But since it's a plane, once we have one solution, we can slide that solution along the plane to get other solutions. Since we're in 6-dimensional space, and we've locked down one degree of freedom by fixing the value of our weighted average, we still have 5 different directions we can slide the solution while staying on the plane.

We can use the Gram-Schmidt process to take our normal vector and augment it with a set of mutually-perpendicular tangent vectors in the plane, to form a new basis for our skill space:

Vector6[] basisVector = new Vector6[6];

basisVector[0] = Normalize(
    new Vector6(weight[0], weight[1], weight[2], weight[3], weight[4], weight[5])

for (int i = 1; i < 6; i++) {
    basisVector[i] = Vector6.Zero;
    basisVectot[i][i] = 1f;

    for(int j = 0; j < i; i++)
       basisVector[i] -= Dot(basisVector[i], basisVector[j]) * basisVector[j];

    basisVector[i] = Normalize(basisVector[i]);

At the end of this process, basisVector[0] is your unit normal direction, and basisVector[1] to [5] are unit tangent directions along the solution plane in skill space.

With these in hand, you can pick a range of variation and then generate skill combinations with your desired sum like so:

Vector6 skills = new Vector6(jobValue, jobValue, jobValue, jobValue, jobValue, jobValue);

for(int i = 1; i < 6; i++) {
    float deviation = Random.Range(-variation, variation);
    skills += deviation * basisVectors[i];

Here we slide ± variation along each of our tangent directions, mixing up the skill values while preserving their weighted sum.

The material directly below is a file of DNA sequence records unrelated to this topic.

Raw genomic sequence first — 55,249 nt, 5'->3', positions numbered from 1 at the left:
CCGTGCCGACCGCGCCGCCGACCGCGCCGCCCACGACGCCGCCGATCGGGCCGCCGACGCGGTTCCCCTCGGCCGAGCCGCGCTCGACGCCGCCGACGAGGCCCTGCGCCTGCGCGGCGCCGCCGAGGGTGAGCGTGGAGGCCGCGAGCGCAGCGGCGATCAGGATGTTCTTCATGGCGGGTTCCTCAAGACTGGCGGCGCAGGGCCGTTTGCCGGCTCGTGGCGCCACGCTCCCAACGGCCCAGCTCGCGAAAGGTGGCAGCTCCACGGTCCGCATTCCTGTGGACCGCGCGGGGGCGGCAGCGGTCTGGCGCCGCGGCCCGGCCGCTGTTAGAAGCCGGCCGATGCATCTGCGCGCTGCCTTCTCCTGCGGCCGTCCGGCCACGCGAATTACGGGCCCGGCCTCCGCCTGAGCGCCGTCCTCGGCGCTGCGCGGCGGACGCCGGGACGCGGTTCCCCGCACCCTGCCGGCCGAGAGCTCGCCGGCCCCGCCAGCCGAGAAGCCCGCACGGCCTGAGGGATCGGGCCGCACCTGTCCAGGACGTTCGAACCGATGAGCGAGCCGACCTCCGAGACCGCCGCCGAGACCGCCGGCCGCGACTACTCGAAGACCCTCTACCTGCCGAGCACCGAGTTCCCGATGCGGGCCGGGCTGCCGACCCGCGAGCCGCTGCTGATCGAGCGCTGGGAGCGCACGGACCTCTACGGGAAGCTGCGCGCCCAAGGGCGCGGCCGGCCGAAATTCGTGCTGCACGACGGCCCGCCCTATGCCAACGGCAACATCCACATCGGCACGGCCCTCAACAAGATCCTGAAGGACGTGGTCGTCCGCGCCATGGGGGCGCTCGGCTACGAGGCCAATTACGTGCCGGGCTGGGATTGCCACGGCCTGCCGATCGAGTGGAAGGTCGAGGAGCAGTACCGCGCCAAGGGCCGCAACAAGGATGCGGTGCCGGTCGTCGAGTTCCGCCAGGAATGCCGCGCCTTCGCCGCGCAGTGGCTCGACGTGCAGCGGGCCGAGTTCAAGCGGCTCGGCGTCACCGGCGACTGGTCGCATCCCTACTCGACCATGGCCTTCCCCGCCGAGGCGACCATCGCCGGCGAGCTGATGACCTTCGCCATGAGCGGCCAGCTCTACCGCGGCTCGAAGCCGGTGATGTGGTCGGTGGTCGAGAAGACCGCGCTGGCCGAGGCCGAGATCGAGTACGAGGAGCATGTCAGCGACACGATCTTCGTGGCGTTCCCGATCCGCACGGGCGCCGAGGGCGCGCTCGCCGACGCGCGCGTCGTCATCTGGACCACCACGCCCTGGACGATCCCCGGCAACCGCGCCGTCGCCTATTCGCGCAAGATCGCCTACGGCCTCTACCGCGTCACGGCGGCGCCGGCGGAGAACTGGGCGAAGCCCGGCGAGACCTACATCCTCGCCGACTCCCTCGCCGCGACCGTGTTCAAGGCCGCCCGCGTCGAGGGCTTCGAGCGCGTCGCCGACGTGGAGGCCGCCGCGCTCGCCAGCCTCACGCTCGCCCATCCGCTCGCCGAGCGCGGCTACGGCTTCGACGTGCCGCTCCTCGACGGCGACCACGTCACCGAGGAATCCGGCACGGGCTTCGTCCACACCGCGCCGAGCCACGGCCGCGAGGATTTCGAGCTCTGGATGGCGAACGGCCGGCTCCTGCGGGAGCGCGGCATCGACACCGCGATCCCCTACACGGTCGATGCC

The trouble is, this can give us fractional skill values! And when we round them to integers, we might no longer have exactly the job skill value we want.

You could take this and apply a fix-up step, where you choose a skill to raise or lower to restore the desired sum.

Or we can solve the equation for integer solutions in the first place, which makes this a Linear Diophantine Equation in six unknowns.

I had to teach myself how to solve these to answer this question, and the math's still a little unfamiliar so I might not be doing it in the most elegant/rigorous way. But here's the outline of the solution:

  • If we have a linear Diophantine equation in two unknowns, \$a x + b y = r\$...

    • We can use Euclid's algorithm to find the greatest common divisor of \$a\$ and \$b\$, \$d\$

    • The equation has a solution if and only if \$d | r\$ (ie. r % d == 0)

    • We can backtrack through the steps of Euclid's algorithm to find a solution \$(x_*, y_*)\$ to the equation \$a x + b y = d\$

    • We can use this to find a solution to our original equation, \$a x + b y = d\$ by just scaling the whole thing up by \$\frac r d\$: \$\left(x_* \frac r d, y_* \frac r d\right)\$

    • Once we have one solution, we can navigate to any other by adding a multiple of \$\left(\frac b d, \frac a d \right)\$ to our \$(x, y)\$ pair, without changing the value of the right-hand side

      (we'll use this to apply randomization to our stats without changing the total job value)

  • If we have an equation with more unknowns, we can lump all but the last term together into one (so now we're back to just two unknowns), solve for the last term, then chip it off and repeat:

    $$a_0 x_0 + a_1 x_1 + a_2 x_2 + ... + a_n x_n = r$$

    Is equivalent to...

    $$gcd(a_0 ... a_{n - 1}) y_{n-1} + a_n x_n = r$$

    Once we solve this for \$x_n\$, we can subtract \$a_n x_n\$ from both sides and continue with the remaining \$n - 1\$ unknowns...

    $$gcd(a_0 ... a_{n - 2}) y_{n-2} + a_{n - 1} x_{n - 1} = r - a_n x_n\\ ...\\ gcd(a_0, a_1) y_1 + a_2 x_2 = r - \sum_{i = 3}^n a_i x_i\\ a_0 x_0 + a_1 x_1 = r - \sum_{i = 2}^n a_i x_i$$

    (Note we never really solve for the \$y_i\$ terms, they're just standing-in for the rest of the equations we haven't solved yet)

So, what that can look like in code: first, let's make a workhorse to handle solving the two-unknown case, giving us the triplet \$\left(x_*, y_*, d\right)\$

public struct DiophantineSolution {
    public readonly int x;
    public readonly int y;
    public readonly int gcd;       

    DiophantineSolution(int x, int y, int gcd) {
        this.x = x;
        this.y = y;